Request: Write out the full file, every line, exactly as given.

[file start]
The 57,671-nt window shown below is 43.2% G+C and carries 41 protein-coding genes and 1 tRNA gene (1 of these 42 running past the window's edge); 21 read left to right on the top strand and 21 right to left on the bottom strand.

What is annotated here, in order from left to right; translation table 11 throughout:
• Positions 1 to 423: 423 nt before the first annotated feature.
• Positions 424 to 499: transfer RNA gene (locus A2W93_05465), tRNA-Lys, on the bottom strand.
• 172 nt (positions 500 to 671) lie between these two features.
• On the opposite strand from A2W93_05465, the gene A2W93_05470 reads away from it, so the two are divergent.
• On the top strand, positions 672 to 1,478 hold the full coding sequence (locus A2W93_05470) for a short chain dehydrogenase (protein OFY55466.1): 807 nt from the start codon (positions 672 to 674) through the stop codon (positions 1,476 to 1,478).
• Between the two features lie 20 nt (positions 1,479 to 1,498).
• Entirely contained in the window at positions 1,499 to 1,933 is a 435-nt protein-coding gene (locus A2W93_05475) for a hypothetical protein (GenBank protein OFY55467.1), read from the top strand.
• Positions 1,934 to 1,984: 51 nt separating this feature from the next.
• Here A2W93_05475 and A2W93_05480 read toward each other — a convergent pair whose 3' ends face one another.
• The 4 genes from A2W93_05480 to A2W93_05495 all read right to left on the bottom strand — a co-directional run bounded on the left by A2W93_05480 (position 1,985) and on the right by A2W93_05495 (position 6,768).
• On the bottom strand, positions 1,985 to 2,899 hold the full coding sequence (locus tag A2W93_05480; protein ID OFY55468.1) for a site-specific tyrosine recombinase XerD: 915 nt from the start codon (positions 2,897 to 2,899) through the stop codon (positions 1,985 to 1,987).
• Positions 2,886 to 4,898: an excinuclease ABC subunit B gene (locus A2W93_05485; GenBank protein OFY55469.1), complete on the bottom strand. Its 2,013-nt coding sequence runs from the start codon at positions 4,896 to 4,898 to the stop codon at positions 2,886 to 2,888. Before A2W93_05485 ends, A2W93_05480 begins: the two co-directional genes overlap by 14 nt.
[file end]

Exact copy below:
The 57,671-nt window shown below is 43.2% G+C and carries 41 protein-coding genes and 1 tRNA gene (1 of these 42 running past the window's edge); 21 read left to right on the top strand and 21 right to left on the bottom strand.

What is annotated here, in order from left to right; translation table 11 throughout:
• Positions 1 to 423: 423 nt before the first annotated feature.
• Positions 424 to 499: transfer RNA gene (locus A2W93_05465), tRNA-Lys, on the bottom strand.
• 172 nt (positions 500 to 671) lie between these two features.
• On the opposite strand from A2W93_05465, the gene A2W93_05470 reads away from it, so the two are divergent.
• On the top strand, positions 672 to 1,478 hold the full coding sequence (locus A2W93_05470) for a short chain dehydrogenase (protein OFY55466.1): 807 nt from the start codon (positions 672 to 674) through the stop codon (positions 1,476 to 1,478).
• Between the two features lie 20 nt (positions 1,479 to 1,498).
• Entirely contained in the window at positions 1,499 to 1,933 is a 435-nt protein-coding gene (locus A2W93_05475) for a hypothetical protein (GenBank protein OFY55467.1), read from the top strand.
• Positions 1,934 to 1,984: 51 nt separating this feature from the next.
• Here A2W93_05475 and A2W93_05480 read toward each other — a convergent pair whose 3' ends face one another.
• The 4 genes from A2W93_05480 to A2W93_05495 all read right to left on the bottom strand — a co-directional run bounded on the left by A2W93_05480 (position 1,985) and on the right by A2W93_05495 (position 6,768).
• On the bottom strand, positions 1,985 to 2,899 hold the full coding sequence (locus tag A2W93_05480; protein ID OFY55468.1) for a site-specific tyrosine recombinase XerD: 915 nt from the start codon (positions 2,897 to 2,899) through the stop codon (positions 1,985 to 1,987).
• Positions 2,886 to 4,898: an excinuclease ABC subunit B gene (locus A2W93_05485; GenBank protein OFY55469.1), complete on the bottom strand. Its 2,013-nt coding sequence runs from the start codon at positions 4,896 to 4,898 to the stop codon at positions 2,886 to 2,888. Before A2W93_05485 ends, A2W93_05480 begins: the two co-directional genes overlap by 14 nt.